However, it was assembled and shot with loose internal screws. This meant that the takedown receiver was not quite flush, and the hammer hit the rear right corner of the bolt. It's slightly dinged, and the metal burr extends slightly into the slot in the receiver where the hammer travels. It works fine now that it's been tightened up, and the burr could be removed with a few passes with 400 grit paper. It's not major, but the right side of the bolt is no longer the usual sharp machined edge, and the hammer blueing is worn off the left side opposite to that, where it rubbed against the inside of the rear tang.
Does the price still sound okay?
The gun is still nice; I just didn't want to drop the cash on it if this impacts the value too much. It is indeed marked 39M OCTAGON on the barrel and appears to be absolutely 100% original.
I like it, but I don't want to overpay. I've already got one 39... I didn't even set out to get another. I just know that one like this won't come up too often.
July 22, 2007, 06:57 PM
Wow, A'Bear. That's an interesting question.
I'm just going to step aside here and not venture an opinion just now.
If I had some extra cash to burn, I'd probably buy it anyway with the intention of repairs by a smith if needed. But if money is tight ... ow, that's tougher.
Guess it depends on how badly you want a version of this particular rifle.
I'm looking forward to the outcome of this.
Of course, personally, I hope you get it. Be nice to have one in the clubhouse for pictures and ranges reports. ;)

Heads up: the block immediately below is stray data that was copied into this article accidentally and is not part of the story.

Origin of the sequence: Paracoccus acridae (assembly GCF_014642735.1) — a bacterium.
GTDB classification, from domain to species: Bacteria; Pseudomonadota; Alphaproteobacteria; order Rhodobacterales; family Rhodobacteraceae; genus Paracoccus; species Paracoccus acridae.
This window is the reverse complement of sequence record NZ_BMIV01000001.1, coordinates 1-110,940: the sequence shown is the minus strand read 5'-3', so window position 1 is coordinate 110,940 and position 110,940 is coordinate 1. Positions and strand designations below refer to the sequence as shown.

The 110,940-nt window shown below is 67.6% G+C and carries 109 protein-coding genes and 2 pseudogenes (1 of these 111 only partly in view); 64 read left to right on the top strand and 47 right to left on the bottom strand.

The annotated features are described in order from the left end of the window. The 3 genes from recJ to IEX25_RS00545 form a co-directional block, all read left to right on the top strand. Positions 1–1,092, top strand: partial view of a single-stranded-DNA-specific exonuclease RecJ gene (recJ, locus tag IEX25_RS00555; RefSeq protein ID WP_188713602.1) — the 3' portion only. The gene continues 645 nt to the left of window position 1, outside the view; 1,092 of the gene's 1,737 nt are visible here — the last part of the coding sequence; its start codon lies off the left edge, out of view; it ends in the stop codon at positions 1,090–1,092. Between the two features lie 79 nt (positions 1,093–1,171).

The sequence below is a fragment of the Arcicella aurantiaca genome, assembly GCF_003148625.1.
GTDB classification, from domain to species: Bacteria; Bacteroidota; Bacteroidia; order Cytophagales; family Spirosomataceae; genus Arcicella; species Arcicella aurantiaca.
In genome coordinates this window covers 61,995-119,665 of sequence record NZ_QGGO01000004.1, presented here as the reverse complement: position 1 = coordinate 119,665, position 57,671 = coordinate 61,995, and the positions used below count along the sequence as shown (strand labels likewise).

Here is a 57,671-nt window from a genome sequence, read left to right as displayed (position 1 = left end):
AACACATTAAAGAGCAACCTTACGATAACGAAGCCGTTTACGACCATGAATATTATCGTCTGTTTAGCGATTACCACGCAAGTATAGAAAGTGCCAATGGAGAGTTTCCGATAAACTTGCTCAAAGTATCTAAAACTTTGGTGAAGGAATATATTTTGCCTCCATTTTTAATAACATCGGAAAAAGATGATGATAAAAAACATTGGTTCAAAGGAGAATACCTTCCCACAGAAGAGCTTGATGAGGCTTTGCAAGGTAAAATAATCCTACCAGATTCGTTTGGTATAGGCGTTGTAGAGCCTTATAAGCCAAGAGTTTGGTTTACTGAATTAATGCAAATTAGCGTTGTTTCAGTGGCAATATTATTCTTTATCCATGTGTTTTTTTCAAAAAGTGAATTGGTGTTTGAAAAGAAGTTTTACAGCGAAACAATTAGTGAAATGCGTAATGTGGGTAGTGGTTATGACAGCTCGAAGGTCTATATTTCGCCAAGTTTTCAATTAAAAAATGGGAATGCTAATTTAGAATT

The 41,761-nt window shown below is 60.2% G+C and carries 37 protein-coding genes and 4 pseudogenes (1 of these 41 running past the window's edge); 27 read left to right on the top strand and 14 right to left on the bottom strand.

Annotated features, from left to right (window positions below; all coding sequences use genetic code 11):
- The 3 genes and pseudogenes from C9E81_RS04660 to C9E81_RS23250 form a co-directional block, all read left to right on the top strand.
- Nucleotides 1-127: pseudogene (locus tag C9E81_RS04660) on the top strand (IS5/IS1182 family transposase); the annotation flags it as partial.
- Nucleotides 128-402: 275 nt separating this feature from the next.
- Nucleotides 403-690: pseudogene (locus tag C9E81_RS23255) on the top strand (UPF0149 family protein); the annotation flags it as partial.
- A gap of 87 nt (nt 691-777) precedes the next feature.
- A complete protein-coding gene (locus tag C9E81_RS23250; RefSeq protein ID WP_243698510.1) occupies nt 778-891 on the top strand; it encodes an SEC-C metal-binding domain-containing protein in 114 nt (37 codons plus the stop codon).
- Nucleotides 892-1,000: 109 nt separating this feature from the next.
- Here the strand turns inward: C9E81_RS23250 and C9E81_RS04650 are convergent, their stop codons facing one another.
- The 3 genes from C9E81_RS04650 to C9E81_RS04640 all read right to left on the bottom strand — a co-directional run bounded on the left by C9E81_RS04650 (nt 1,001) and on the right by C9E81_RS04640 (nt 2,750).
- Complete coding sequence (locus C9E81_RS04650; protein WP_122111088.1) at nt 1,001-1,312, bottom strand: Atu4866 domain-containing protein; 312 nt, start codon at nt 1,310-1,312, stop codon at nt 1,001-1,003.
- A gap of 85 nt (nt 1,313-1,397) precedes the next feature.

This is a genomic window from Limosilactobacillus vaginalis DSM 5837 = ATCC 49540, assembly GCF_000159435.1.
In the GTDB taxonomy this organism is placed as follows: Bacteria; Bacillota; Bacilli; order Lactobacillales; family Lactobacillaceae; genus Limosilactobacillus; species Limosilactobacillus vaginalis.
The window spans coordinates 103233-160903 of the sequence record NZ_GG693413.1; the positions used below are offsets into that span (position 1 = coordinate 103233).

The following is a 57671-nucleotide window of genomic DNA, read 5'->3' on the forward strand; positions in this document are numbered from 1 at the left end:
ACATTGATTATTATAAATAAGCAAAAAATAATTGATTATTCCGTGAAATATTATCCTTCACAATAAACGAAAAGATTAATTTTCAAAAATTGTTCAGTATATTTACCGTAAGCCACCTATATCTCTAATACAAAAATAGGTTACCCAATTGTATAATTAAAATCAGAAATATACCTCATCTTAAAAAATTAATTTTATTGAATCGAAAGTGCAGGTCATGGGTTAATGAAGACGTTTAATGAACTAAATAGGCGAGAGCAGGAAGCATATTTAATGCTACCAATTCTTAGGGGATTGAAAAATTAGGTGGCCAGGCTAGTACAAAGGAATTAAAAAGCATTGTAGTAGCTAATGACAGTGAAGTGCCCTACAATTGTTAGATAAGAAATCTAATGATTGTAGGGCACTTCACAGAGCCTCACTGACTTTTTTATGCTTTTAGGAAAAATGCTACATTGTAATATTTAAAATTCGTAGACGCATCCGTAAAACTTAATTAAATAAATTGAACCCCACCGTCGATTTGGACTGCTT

But your decision making process - including checking it out mechanically - is both reasonable and wise, me thinks.
I'd do it the same way if I was buying used.
(Just recently went through a similar process with my SW 65. I think I got a good'un as a result ... :) )
July 22, 2007, 08:48 PM
I'd grab it and sell the other one.
July 23, 2007, 12:14 AM
I really like the 39A. Just shot it today; plinked at 100 yards. Dead on with irons. The gun also got high marks from an old hunter/shooter/collector who owns nearly everything else, but hadn't tried a 39. We were splitting clay pigeons way out on a hill. The shorter gun isn't a replacement; it's another alternative. It's quite different in feel and balance. The 39A has merits all its own. So does the 39M.
What I'd sell is my 10/22, unless I keep it as a "toss it under the seat of the Jeep 'cause I won't feel bad if I do" rifle.
Nem, it's not gunsmith-level work, fortunately. It's very minor; it just might affect the value to a hardcore collector. I have the money... I'm not rich. I am even cheap, sometimes. I just hadn't planned on spending it this way.:)
July 23, 2007, 12:23 AM
What I'd sell is my 10/22...<loud cheers from the lever crowd side of the room...>